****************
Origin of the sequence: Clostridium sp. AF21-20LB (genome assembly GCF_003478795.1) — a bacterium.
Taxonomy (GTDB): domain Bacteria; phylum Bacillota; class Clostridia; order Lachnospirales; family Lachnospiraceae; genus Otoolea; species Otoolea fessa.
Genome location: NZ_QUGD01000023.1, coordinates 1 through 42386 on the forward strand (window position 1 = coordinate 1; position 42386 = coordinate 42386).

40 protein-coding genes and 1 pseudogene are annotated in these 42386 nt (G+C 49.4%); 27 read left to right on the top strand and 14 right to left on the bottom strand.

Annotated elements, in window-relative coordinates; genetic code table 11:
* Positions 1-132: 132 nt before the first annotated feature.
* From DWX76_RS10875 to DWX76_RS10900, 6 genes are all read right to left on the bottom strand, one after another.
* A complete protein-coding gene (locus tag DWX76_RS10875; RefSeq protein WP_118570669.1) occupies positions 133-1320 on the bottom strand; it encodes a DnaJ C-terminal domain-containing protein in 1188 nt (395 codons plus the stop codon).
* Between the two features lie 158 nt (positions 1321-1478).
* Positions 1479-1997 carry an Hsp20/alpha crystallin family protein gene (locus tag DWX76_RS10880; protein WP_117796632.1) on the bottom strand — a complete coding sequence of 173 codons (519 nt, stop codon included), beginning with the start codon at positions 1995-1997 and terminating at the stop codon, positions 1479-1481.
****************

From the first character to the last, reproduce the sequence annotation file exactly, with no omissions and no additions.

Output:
Origin of the sequence: Clostridium sp. AF21-20LB (genome assembly GCF_003478795.1) — a bacterium.
Taxonomy (GTDB): domain Bacteria; phylum Bacillota; class Clostridia; order Lachnospirales; family Lachnospiraceae; genus Otoolea; species Otoolea fessa.
Genome location: NZ_QUGD01000023.1, coordinates 1 through 42386 on the forward strand (window position 1 = coordinate 1; position 42386 = coordinate 42386).

40 protein-coding genes and 1 pseudogene are annotated in these 42386 nt (G+C 49.4%); 27 read left to right on the top strand and 14 right to left on the bottom strand.

Annotated elements, in window-relative coordinates; genetic code table 11:
* Positions 1-132: 132 nt before the first annotated feature.
* From DWX76_RS10875 to DWX76_RS10900, 6 genes are all read right to left on the bottom strand, one after another.
* A complete protein-coding gene (locus tag DWX76_RS10875; RefSeq protein WP_118570669.1) occupies positions 133-1320 on the bottom strand; it encodes a DnaJ C-terminal domain-containing protein in 1188 nt (395 codons plus the stop codon).
* Between the two features lie 158 nt (positions 1321-1478).
* Positions 1479-1997 carry an Hsp20/alpha crystallin family protein gene (locus tag DWX76_RS10880; protein WP_117796632.1) on the bottom strand — a complete coding sequence of 173 codons (519 nt, stop codon included), beginning with the start codon at positions 1995-1997 and terminating at the stop codon, positions 1479-1481.